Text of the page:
I went for a walk with my husband the other night after a messy week in one way and another. I often find as I talk about things on my mind I get some perspective but on this particular evening I was feeling frustrated and as my husband was talking about his day I was only half listening.
By the time he’d finished talking we were trudging up a hill (which was only adding to my feelings of disgruntlement) and I was ready to launch forth and pour out my vexation when, without any warning, the words from Psalm 121 came to the front of my mind, almost as if I could see them in print:
I wasn’t thinking of anything remotely like those words! – they’d sprung up from the deposit I’d placed there sometime ago. It was as if I’d been thrown a rope and was being pulled up as I held on. It hit me that I’d been looking to the wrong place for the kind of help I needed at that time and that just letting my mouth spill out my disagreeable thoughts wasn’t going to do me (or my husband) any good.
‘Impress them upon your children…’
Our eldest son, just turned 22 years of age, said to us a short time ago that one of the best things he thinks we’ve done as parents was being serious about instilling God’s Word and having regular family devotions.
It’s a very secure thing for our children to know that they and we are all under the same authority – God’s Word is the benchmark, not some arbitrary rules we might enforce depending on our mood at the time.
I know there are all sorts of ways to memorise & review scripture but I know what I’m like – I need to keep it very simple & just do it – otherwise I tend to get paralysed trying to figure out how to implement a system.
Memorising scripture wasn’t easy for me, but I found that if I could put verses to a tune that I knew I would remember the words. I’ve used this and other methods with my children.
I started with Psalm 23 when our children were about 2 years of age and made up some simple actions to go with the words. They’d get to the stage where I could prompt their memory with a couple of actions such as pointing to a cup (my cup overflows), tapping the table (prepare a table) etc. as we recited it together.
We’ve put verses to folk tunes, the boys have done rap versions of some verses, we’ve printed sections out and stuck them to the doors, we’ve used CD’s such as Colin Buchanan, Steve Green (Hide ‘Em in Your Heart) and Sons of Korah and I’ve assigned them for copy work at different times.
Until they really know the verses, we recite or sing them each day or a few times a week until they’re familiar.
The Psalty Kid’s Company was one of the few resources around when our older children were little. The songs are not for Bible memory as such but they encouraged children in developing their faith. A couple that our children enjoyed & listened to endlessly were:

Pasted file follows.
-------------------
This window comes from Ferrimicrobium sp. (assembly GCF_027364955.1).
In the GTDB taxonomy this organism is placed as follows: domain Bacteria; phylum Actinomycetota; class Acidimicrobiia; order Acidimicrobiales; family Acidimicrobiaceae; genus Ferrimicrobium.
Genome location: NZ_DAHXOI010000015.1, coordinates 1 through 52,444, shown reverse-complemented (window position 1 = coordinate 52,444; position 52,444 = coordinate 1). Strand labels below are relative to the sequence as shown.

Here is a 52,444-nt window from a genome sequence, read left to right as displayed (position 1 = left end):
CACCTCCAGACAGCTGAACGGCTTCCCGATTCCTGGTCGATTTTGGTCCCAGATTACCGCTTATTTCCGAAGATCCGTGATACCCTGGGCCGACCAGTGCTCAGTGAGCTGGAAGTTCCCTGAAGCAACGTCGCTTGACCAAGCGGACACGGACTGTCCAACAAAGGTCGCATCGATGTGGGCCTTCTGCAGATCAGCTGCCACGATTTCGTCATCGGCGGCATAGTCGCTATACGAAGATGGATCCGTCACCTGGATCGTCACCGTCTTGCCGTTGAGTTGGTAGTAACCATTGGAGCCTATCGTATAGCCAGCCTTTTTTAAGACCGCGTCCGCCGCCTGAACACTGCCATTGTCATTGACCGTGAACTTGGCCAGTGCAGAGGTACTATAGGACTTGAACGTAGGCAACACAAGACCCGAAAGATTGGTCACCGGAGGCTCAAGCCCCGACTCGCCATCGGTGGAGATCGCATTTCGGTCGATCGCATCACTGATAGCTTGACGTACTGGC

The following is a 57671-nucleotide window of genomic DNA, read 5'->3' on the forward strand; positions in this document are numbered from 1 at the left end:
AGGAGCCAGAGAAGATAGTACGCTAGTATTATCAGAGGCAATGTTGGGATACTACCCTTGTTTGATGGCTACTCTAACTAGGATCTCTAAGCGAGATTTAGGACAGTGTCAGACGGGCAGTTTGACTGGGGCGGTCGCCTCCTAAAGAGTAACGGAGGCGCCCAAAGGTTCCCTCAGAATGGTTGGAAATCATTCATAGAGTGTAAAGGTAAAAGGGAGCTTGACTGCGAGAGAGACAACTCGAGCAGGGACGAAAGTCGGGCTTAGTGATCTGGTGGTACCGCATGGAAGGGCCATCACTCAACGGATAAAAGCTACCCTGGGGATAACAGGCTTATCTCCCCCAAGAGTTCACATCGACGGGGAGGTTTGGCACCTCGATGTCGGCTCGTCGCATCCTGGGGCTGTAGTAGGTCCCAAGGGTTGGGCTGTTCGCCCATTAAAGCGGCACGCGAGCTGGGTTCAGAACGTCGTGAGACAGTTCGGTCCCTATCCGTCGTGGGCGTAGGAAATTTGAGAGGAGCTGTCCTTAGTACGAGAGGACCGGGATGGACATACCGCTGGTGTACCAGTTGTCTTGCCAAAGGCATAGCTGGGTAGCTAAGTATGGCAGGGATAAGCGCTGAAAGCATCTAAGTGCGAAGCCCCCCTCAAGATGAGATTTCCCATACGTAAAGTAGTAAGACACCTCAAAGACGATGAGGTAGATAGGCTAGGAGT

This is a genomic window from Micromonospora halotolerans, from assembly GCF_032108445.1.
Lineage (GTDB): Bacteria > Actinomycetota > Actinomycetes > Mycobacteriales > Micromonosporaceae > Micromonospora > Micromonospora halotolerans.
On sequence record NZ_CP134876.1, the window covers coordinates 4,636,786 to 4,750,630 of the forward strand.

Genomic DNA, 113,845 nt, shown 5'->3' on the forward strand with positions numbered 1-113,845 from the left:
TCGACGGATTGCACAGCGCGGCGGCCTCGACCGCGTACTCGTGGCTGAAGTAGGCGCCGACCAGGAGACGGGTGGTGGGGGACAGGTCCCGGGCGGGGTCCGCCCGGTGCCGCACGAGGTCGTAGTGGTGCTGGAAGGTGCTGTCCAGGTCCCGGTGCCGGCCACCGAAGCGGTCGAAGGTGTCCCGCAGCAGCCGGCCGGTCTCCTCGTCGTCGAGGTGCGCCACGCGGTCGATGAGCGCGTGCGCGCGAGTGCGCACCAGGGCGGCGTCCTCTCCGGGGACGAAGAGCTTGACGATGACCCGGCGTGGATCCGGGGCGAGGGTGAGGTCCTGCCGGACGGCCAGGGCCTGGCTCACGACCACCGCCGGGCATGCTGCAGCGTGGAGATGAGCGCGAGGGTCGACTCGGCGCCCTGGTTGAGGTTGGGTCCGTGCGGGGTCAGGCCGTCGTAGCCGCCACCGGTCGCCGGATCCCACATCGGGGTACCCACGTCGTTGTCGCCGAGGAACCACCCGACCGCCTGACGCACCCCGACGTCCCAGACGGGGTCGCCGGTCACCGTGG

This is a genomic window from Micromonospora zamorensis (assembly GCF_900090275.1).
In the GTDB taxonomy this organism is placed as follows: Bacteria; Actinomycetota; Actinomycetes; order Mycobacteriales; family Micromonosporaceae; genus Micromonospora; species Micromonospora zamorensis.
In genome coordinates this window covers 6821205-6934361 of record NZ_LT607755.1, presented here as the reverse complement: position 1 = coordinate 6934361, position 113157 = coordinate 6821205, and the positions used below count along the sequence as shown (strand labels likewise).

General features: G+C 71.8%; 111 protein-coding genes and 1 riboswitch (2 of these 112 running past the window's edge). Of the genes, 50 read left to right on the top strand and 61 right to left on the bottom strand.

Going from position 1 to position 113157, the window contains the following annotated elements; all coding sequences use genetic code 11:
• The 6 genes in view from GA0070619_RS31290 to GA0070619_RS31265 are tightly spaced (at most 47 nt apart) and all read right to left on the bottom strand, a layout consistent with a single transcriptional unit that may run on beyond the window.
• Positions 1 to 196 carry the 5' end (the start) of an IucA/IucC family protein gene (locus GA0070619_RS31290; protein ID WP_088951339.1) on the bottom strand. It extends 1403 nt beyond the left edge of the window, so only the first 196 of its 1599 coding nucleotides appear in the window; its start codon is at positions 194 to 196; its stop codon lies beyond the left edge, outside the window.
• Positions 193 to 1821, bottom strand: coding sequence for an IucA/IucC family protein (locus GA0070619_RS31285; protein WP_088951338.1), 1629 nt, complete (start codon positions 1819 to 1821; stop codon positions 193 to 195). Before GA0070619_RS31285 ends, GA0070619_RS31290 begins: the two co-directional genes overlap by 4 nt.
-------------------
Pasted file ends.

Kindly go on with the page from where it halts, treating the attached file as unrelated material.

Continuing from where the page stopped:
Psalty’s Hymnological Adventure Through Time – children learn about the hymn writers of the Church and the heritage of Christian music in history when they accidentally go back in history via a time machine.
Psalty’s Missing 9 is a fun way of learning how to grow in the Lord as Psalty and kids search for the secret of how to grow in the Lord.
Psalm 139 – Knowing God’s Word helps our children understand their worth. They are not the centre of the universe but they are unique, precious in His sight, were made for a purpose and were not accidents. A good psalm for anyone!
It’s said that the Bible created the soul of Western Civilization but in more recent times that soul has been disintegrating and Biblical literacy is almost absent in modern day books. It’s not until you read an author from an earlier time period – John Buchan is one who comes to mind – that this loss becomes apparent.
I basically had zero Bible knowledge growing up so it was a whole new world to me. My husband was the opposite and he’d had the benefit a a fairly thorough knowledge of the Bible.
When it came to starting out with our own family we just did a few simple things:
Family Devotions – reading through a section of the Bible after dinner as a family & everyone praying for something/someone. This becomes a much more difficult thing to do with a span of ages, work and study commitments and other things that come with a growing family, but laying down the habit in the early years does provide a foundation, even if it’s difficult to continue on a regular basis later on.
Bible Memory – this is something I usually do with them during the day as part of our together time. Some of our children memorized things very quickly and others didn’t seem to be remembering anything but they do eventually. I think of it like fruit – sometimes growth takes a long time but you eventually reap what you sow.
Learning the books of the Bible in order – we put the books of the Bible to the tune of Onward Christian Soldiers and they picked that up fairly quickly – my oldest could recite these at the age of 2 (she has a great memory; it took longer with some of the others).
Their own Bible – when they could actually read we made a special trip out to buy them their own Bible – not a story book – we use the NIV generally.
Devotional Living – by this I mean using daily opportunities to apply & live out God’s Word. Nature study affords some obvious ways to do this (check out Psalm 19!); praying as needs arise during the day; checking out what the Scriptures say about certain situations eg. anger, quarrelling, forgiveness.
Update: another book we’ve found helpful: What the Bible is all About by Dr. Henrietta Mears is a handbook to help you to navigate the books of the Bible and understand why they were written. It’s an easy book to pick up before you start reading a book of the Bible you don’t know much about. Especially helpful with the minor prophets in the Old Testament.